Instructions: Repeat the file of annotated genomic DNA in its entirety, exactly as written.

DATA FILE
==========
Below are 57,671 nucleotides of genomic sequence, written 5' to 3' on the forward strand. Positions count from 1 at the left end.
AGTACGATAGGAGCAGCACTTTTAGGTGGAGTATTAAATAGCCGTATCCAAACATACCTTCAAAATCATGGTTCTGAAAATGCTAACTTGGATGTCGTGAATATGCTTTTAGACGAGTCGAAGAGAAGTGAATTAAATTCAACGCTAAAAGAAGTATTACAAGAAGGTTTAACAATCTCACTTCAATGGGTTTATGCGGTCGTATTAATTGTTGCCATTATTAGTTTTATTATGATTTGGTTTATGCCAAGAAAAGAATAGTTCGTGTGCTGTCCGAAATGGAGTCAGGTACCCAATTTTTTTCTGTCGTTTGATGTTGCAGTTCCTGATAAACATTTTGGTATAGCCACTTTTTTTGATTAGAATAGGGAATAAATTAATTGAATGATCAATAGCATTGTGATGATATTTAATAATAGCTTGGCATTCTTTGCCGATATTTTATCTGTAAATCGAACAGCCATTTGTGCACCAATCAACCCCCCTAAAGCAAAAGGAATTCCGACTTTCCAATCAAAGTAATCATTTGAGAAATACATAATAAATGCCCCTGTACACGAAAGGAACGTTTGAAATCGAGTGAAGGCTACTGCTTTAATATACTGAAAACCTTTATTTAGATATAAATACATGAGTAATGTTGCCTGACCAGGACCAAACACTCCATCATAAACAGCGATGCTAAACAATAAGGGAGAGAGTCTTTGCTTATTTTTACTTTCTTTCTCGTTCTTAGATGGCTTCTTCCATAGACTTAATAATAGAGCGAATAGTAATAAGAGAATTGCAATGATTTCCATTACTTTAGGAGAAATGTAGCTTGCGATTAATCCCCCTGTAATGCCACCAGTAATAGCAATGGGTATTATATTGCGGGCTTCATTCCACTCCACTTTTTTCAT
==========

Below are 57,671 nucleotides of genomic sequence, written 5' to 3' on the forward strand. Positions count from 1 at the left end.
AGTACGATAGGAGCAGCACTTTTAGGTGGAGTATTAAATAGCCGTATCCAAACATACCTTCAAAATCATGGTTCTGAAAATGCTAACTTGGATGTCGTGAATATGCTTTTAGACGAGTCGAAGAGAAGTGAATTAAATTCAACGCTAAAAGAAGTATTACAAGAAGGTTTAACAATCTCACTTCAATGGGTTTATGCGGTCGTATTAATTGTTGCCATTATTAGTTTTATTATGATTTGGTTTATGCCAAGAAAAGAATAGTTCGTGTGCTGTCCGAAATGGAGTCAGGTACCCAATTTTTTTCTGTCGTTTGATGTTGCAGTTCCTGATAAACATTTTGGTATAGCCACTTTTTTTGATTAGAATAGGGAATAAATTAATTGAATGATCAATAGCATTGTGATGATATTTAATAATAGCTTGGCATTCTTTGCCGATATTTTATCTGTAAATCGAACAGCCATTTGTGCACCAATCAACCCCCCTAAAGCAAAAGGAATTCCGACTTTCCAATCAAAGTAATCATTTGAGAAATACATAATAAATGCCCCTGTACACGAAAGGAACGTTTGAAATCGAGTGAAGGCTACTGCTTTAATATACTGAAAACCTTTATTTAGATATAAATACATGAGTAATGTTGCCTGACCAGGACCAAACACTCCATCATAAACAGCGATGCTAAACAATAAGGGAGAGAGTCTTTGCTTATTTTTACTTTCTTTCTCGTTCTTAGATGGCTTCTTCCATAGACTTAATAATAGAGCGAATAGTAATAAGAGAATTGCAATGATTTCCATTACTTTAGGAGAAATGTAGCTTGCGATTAATCCCCCTGTAATGCCACCAGTAATAGCAATGGGTATTATATTGCGGGCTTCATTCCACTCCACTTTTTTCAT